More words have been written about love than any other subject. It is as if love were a cosmic puzzle which we sing about, write and talk about, wonder about, and sometimes obsess upon. I myself am guilty of writing far too much poetry about love. In modern times, people even shop for love. There have always been matchmakers, but now matchmaking is an industry.
As a veteran of the love wars, I have frequently been given advice by my friends: “If you can’t choose between them, you probably don’t love either one all that much.” “There’s a major difference in commitment here.” “I don’t think he’s got what it takes to keep you down on the farm.” Mostly I ignored this advice, sometimes to my peril and embarrassment. Not to mention cost.
The Greeks have two words for love. Erotas is the love which demands union, romantic love. Agape is selfless love, as for God, one’s children, a friend or an old wife or husband. Music and literature are most often concerned with Erotas, which after all leads to the perpetuation of the species. Romeo and Juliet did not live to have to deal with family holidays, bad breath or farts. Cole Porter’s comment on Erotas was that it was too hot not to cool down. The popular American distinction is between being “in love” and “loving”, putting enormous weight on a tiny preposition.
The famous passage about love in First Corinthians uses the word "agape" in the original Greek. Historically, the Greeks have always assumed that Erotas would in fact cool down, and so long-term serious contracts like marriage were based on more stable things.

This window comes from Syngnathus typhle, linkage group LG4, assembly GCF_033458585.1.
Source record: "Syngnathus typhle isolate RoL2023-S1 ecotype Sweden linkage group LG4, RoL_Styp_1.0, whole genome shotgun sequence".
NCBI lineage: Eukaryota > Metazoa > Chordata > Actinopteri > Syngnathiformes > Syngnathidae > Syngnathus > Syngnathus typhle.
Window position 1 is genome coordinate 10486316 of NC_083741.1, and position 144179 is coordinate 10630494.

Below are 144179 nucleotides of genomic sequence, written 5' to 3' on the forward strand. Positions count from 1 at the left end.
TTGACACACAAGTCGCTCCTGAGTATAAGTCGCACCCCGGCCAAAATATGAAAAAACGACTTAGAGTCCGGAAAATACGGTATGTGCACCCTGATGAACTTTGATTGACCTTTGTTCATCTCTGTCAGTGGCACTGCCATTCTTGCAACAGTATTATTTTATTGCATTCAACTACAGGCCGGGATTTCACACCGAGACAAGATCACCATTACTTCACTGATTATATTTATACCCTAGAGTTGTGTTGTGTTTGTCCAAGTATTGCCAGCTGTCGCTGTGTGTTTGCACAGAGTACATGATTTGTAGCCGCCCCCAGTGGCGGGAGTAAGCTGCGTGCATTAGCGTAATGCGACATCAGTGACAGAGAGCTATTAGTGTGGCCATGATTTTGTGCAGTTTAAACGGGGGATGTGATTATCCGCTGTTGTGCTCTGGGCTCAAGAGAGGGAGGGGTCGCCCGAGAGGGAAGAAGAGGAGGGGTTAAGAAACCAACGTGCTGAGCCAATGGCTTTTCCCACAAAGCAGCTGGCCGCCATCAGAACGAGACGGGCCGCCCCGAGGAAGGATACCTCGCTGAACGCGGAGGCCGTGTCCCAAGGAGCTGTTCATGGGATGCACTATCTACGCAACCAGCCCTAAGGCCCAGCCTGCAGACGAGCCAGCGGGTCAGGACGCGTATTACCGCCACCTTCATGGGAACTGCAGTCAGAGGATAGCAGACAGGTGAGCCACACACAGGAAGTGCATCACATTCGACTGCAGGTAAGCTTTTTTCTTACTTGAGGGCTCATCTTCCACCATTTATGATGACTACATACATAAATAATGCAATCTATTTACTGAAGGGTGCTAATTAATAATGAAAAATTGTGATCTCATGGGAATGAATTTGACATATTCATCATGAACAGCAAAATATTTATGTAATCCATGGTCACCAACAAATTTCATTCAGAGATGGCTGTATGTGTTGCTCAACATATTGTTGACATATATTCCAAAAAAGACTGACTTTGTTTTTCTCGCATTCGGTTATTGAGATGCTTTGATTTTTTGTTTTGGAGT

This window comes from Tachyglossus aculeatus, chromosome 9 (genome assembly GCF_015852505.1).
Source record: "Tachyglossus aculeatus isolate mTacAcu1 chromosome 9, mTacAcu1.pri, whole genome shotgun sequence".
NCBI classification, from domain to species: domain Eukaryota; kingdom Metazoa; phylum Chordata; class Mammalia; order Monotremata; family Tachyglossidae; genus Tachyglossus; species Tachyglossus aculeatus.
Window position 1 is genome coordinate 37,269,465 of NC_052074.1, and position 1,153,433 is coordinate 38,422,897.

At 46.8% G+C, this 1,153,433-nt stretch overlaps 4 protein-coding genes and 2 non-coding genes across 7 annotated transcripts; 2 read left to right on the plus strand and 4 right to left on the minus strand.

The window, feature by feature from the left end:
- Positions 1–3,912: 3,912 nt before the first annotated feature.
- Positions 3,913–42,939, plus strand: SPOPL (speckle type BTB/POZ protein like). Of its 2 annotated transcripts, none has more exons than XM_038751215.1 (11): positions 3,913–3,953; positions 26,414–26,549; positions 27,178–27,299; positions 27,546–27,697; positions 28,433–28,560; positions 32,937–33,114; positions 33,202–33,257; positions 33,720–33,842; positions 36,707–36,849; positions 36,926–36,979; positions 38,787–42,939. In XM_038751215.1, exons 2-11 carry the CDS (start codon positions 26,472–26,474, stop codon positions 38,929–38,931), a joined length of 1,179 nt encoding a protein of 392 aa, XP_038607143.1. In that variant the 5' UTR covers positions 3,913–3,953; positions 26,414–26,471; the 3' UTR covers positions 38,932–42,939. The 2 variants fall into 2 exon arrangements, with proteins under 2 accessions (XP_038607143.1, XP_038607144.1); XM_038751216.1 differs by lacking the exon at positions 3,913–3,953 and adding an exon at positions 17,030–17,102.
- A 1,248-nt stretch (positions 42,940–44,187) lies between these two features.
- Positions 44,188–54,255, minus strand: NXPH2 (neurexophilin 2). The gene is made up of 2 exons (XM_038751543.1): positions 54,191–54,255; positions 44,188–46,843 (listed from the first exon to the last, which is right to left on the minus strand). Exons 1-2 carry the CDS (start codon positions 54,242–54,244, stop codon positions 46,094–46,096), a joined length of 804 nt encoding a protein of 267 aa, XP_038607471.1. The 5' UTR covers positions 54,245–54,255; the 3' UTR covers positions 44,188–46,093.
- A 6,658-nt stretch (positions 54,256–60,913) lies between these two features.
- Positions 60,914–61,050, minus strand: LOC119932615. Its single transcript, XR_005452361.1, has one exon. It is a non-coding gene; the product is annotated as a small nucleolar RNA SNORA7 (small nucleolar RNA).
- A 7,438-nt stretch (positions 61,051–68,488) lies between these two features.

I am not one to deny the intoxication, power, or mind-bending beauty of Erotas. Look at all that music, art and literature it has produced. On the other hand: Henry the Eighth.
What is it that we need and are so likely to justify in the name of love? We need the basic creature things, food, shelter, safety. We need the psychological things, acceptance, esteem, continuity. We have humanistic requirements: Some indication that our life has meaning, that we have value, or even that we are lovable. We do not want to feel separated. In fact, Erich Fromm in The Art of Loving says that the experience of separateness is the source of all anxiety.
I could be an old poop and respond to “We love each other” with the Logic 101 request, “Define your terms.” But I’d much rather echo the conversation between Tevye and Golde in “Fiddler On the Roof”. “Do you love me?” “Do I what?”
(The painting is Edward Burne-Jones’ Cupid and Psyche, the cover of my latest poetry chapbook, Cupid’s Arrow Gone Awry”.